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2829 West Armitage Avenue
Chicago, IL, 60647
United States


Open At Five

Happy Hour (5-7)

Sunday Brunch
10:00am — 2:00pm


Sandi Adamson

2016 Best New Restaurants

from Chicago Magazine
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This restaurant is so perfectly suited to its neighborhood, it’s almost surprising it didn’t exist here already. The sleek, convivial modern Mex charmer is the product of two husband-and-wife duos: chef Brian Enyart and pastry chef Jennifer Jones Enyart, both veterans of the Rick Bayless empire, and Michael Rotolo and Erika Martinez Rotolo, who learned how to manage a restaurant from stints at Joe’s Seafood, Prime Steak & Stone Crab (Michael) and RPM Italian (Erika).

In the kitchen, Enyart does fierce things with masa and mole (chestnut cornbread coated in a ruddy iteration of the complex sauce is a highlight), while Jones Enyart crafts memorable desserts, such as a voluptuous flan. No wonder there’s always a throng of Logan Square residents and wannabes jockeying for a booth.

Sandi Adamson

Dos Urban Cantina offers a glimpse at the future of Mexican food 

JAN 13, 2016
By Mike Sula
for The Chicago Reader
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Brian Enyart spent the first 14 years of his career quietly climbing the ladder in Rick Bayless's kitchens, rising to chef de cuisine at Topolobampo—easily the most rarefied and progressive restaurant in the Bayless empire—before stepping away in 2011. There were a few consulting gigs and a stint at a Saint Louis Mexican restaurant, but now he's back, along with former Topolobampo pastry chef (and wife) Jennifer Jones, at Logan Square's Dos Urban Cantina. Given the extraordinary number of restaurants in and around town that employ at least one of those three words, it's a bland name, one that undersells what's going on inside. Enyart and Jones are doing something similar to what Diana Dávila did during her regrettably short tenure at Andersonville's Cantina 1910. They're taking Mexican food to places it's never been before.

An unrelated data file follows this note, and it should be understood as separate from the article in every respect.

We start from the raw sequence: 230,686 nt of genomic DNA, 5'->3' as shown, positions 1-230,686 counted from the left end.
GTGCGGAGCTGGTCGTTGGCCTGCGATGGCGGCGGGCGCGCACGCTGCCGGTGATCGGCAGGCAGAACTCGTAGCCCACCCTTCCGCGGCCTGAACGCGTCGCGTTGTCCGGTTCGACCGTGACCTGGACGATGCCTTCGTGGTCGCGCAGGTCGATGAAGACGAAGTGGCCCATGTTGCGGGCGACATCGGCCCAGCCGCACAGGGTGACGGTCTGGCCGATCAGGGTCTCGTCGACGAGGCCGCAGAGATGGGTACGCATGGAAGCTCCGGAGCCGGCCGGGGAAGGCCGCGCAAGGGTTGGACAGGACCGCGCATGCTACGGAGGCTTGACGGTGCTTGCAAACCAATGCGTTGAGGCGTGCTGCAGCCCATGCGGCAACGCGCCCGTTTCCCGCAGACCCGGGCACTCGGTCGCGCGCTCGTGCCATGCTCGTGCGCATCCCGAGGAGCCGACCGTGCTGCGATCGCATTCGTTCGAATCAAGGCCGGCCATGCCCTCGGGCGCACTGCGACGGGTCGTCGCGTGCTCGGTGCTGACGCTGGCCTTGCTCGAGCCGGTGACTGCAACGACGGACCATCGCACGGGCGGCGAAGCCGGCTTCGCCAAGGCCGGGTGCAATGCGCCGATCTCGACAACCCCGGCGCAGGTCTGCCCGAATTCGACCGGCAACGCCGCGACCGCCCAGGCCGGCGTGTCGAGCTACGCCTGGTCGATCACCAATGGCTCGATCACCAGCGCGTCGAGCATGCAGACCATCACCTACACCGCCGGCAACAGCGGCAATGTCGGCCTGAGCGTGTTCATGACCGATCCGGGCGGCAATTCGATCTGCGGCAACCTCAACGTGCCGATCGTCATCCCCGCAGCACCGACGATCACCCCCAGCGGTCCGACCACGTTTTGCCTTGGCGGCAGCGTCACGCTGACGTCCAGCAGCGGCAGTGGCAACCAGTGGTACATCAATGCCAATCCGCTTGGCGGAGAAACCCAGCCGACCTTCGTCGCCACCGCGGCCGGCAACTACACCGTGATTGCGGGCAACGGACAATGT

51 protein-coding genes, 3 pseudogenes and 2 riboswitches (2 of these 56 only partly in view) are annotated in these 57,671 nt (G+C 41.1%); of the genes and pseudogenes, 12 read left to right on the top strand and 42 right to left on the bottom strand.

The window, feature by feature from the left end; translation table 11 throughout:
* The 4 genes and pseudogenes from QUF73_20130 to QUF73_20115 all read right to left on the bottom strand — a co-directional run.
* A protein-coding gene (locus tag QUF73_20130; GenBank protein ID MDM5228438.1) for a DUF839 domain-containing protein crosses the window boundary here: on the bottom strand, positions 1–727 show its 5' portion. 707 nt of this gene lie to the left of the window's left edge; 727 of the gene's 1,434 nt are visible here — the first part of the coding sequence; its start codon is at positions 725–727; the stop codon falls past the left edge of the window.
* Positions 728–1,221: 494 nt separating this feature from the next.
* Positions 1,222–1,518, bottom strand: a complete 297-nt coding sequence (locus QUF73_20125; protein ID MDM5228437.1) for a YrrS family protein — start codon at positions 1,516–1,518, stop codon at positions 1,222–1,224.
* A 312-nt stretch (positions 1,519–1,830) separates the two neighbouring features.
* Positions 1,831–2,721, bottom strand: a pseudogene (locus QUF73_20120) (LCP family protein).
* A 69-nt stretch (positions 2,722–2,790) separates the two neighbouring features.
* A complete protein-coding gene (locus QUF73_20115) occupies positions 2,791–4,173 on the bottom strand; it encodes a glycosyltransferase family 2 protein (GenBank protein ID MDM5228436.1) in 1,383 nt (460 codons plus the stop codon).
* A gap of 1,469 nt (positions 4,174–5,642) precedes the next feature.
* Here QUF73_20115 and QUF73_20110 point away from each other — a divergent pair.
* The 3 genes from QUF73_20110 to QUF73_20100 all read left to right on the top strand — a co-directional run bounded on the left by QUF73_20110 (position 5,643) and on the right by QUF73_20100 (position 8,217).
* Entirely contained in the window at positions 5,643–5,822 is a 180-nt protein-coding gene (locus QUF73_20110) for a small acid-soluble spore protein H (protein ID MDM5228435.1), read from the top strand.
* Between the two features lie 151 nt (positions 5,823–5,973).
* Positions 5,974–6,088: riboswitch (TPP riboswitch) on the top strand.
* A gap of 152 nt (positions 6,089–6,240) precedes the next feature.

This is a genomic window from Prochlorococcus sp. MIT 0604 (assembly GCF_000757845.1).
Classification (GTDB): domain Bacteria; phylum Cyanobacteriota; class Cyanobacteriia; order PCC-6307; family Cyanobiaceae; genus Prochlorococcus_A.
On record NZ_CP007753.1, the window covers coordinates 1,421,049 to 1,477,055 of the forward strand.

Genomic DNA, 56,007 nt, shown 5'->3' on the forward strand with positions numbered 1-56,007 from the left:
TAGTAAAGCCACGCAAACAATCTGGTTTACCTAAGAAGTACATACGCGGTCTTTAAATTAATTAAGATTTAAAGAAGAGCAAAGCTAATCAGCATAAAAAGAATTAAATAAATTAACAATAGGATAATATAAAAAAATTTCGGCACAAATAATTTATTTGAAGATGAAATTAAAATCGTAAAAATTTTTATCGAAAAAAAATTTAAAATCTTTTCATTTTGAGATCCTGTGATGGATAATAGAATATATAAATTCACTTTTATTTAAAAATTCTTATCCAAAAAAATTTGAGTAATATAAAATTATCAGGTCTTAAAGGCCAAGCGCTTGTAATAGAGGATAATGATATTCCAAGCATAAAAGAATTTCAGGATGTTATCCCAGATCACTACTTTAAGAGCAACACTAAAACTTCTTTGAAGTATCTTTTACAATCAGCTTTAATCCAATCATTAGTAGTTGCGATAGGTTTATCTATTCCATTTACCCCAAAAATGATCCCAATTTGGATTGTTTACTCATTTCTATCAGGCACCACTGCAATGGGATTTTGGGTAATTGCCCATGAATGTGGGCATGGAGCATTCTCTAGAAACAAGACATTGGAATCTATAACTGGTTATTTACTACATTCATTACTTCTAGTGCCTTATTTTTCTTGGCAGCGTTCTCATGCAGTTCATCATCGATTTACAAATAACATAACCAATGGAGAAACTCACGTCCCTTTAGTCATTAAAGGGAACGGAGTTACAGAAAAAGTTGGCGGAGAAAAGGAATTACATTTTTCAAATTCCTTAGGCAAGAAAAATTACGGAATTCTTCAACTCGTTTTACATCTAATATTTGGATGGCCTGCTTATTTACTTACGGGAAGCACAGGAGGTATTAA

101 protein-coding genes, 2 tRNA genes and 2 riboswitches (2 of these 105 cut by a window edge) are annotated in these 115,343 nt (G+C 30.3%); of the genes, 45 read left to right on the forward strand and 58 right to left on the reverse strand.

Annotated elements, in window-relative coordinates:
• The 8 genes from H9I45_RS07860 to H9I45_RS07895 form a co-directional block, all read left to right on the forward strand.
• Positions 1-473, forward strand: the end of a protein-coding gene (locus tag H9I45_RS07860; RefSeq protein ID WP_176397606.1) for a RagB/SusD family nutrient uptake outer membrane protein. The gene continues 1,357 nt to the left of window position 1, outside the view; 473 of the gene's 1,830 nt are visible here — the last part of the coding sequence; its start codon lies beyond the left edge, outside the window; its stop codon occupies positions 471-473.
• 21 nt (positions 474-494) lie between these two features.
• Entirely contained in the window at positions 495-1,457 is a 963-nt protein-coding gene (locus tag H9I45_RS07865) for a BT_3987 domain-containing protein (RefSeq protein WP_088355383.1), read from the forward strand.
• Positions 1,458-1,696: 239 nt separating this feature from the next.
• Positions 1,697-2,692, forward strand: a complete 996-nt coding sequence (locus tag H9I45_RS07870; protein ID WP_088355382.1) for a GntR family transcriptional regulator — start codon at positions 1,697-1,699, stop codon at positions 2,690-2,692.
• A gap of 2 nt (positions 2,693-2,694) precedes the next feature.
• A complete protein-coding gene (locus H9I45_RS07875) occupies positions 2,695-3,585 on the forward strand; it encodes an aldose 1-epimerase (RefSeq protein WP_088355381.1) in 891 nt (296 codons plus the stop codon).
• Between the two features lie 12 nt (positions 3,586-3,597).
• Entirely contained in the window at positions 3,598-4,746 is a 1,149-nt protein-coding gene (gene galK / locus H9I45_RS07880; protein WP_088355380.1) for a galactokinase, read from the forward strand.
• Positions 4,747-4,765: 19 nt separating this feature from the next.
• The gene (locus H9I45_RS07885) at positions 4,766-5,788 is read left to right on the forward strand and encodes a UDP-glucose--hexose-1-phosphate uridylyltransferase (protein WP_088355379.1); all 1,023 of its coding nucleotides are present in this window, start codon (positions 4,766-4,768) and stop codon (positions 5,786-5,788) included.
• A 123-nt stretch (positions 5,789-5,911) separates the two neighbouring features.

The large two-room space, formerly Katakana Sushi Bar, seems similarly matched in size and ambition to the work being done in the kitchen. This is Mexican food at once familiar and new. There are no molten blankets of cheese, no searing chile burns, no baseline foundations of acidity. Instead Enyart goes deep, exploring bitter, thick moles and intense flavors while harnessing the fulsome power of nuts, legumes, and fungi. The current menu, whether intentional or not, is ideal for winter.


Hearty, earthy flavors like grilled Japanese mushrooms and soft, toasty sweet chestnut corn bread are only amplified by a thin but intricate red mole. A quartet of taquitos bathing in tomato broth are stuffed with an intensely briny shrimp mousseline countered by the giardiniera-like hash of pickled vegetables they're topped with. From under slices of seared rare flap steak, swipes of inky black garlic, bagna cauda, and pasilla salsa, sweetened by raisins, add a deep funk reminiscent of dry-aged beef. Gamy, dense goat meatballs swim in a stygian black mole buoyed by airy masa gnudi. With these dishes Enyart brings Mexican food to the dark side.